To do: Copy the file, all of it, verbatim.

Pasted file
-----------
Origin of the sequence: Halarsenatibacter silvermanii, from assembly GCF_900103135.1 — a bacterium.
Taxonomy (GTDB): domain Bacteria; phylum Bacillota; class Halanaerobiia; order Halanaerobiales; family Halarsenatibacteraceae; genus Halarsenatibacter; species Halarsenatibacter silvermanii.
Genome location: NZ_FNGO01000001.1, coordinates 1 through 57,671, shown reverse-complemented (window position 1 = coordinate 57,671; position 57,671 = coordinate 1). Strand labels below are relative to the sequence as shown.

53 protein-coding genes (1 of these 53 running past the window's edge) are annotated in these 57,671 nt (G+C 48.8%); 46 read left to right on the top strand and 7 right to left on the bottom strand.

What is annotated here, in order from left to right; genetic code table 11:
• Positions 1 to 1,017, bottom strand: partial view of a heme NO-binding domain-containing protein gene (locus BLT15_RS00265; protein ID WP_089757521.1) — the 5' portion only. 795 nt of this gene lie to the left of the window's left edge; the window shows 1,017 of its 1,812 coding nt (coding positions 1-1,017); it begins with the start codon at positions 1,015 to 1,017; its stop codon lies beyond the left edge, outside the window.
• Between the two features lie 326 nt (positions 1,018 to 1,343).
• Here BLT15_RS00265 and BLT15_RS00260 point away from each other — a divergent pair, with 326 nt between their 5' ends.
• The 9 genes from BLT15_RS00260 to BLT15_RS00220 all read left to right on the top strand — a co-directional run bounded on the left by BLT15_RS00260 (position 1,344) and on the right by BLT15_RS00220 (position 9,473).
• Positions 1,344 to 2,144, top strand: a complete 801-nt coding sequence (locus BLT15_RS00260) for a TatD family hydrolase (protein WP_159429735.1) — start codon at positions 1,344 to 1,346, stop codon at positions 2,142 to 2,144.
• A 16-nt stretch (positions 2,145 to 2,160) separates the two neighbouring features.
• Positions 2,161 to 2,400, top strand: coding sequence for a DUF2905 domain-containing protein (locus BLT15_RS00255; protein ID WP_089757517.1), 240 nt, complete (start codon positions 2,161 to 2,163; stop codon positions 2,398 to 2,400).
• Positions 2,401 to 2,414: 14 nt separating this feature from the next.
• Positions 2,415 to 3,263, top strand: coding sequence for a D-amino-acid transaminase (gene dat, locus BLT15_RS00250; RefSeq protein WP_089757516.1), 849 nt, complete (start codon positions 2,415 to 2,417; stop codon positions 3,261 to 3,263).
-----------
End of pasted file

Origin of the sequence: Halarsenatibacter silvermanii, from assembly GCF_900103135.1 — a bacterium.
Taxonomy (GTDB): domain Bacteria; phylum Bacillota; class Halanaerobiia; order Halanaerobiales; family Halarsenatibacteraceae; genus Halarsenatibacter; species Halarsenatibacter silvermanii.
Genome location: NZ_FNGO01000001.1, coordinates 1 through 57,671, shown reverse-complemented (window position 1 = coordinate 57,671; position 57,671 = coordinate 1). Strand labels below are relative to the sequence as shown.

53 protein-coding genes (1 of these 53 running past the window's edge) are annotated in these 57,671 nt (G+C 48.8%); 46 read left to right on the top strand and 7 right to left on the bottom strand.

What is annotated here, in order from left to right; genetic code table 11:
• Positions 1 to 1,017, bottom strand: partial view of a heme NO-binding domain-containing protein gene (locus BLT15_RS00265; protein ID WP_089757521.1) — the 5' portion only. 795 nt of this gene lie to the left of the window's left edge; the window shows 1,017 of its 1,812 coding nt (coding positions 1-1,017); it begins with the start codon at positions 1,015 to 1,017; its stop codon lies beyond the left edge, outside the window.
• Between the two features lie 326 nt (positions 1,018 to 1,343).
• Here BLT15_RS00265 and BLT15_RS00260 point away from each other — a divergent pair, with 326 nt between their 5' ends.
• The 9 genes from BLT15_RS00260 to BLT15_RS00220 all read left to right on the top strand — a co-directional run bounded on the left by BLT15_RS00260 (position 1,344) and on the right by BLT15_RS00220 (position 9,473).
• Positions 1,344 to 2,144, top strand: a complete 801-nt coding sequence (locus BLT15_RS00260) for a TatD family hydrolase (protein WP_159429735.1) — start codon at positions 1,344 to 1,346, stop codon at positions 2,142 to 2,144.
• A 16-nt stretch (positions 2,145 to 2,160) separates the two neighbouring features.
• Positions 2,161 to 2,400, top strand: coding sequence for a DUF2905 domain-containing protein (locus BLT15_RS00255; protein ID WP_089757517.1), 240 nt, complete (start codon positions 2,161 to 2,163; stop codon positions 2,398 to 2,400).
• Positions 2,401 to 2,414: 14 nt separating this feature from the next.
• Positions 2,415 to 3,263, top strand: coding sequence for a D-amino-acid transaminase (gene dat, locus BLT15_RS00250; RefSeq protein WP_089757516.1), 849 nt, complete (start codon positions 2,415 to 2,417; stop codon positions 3,261 to 3,263).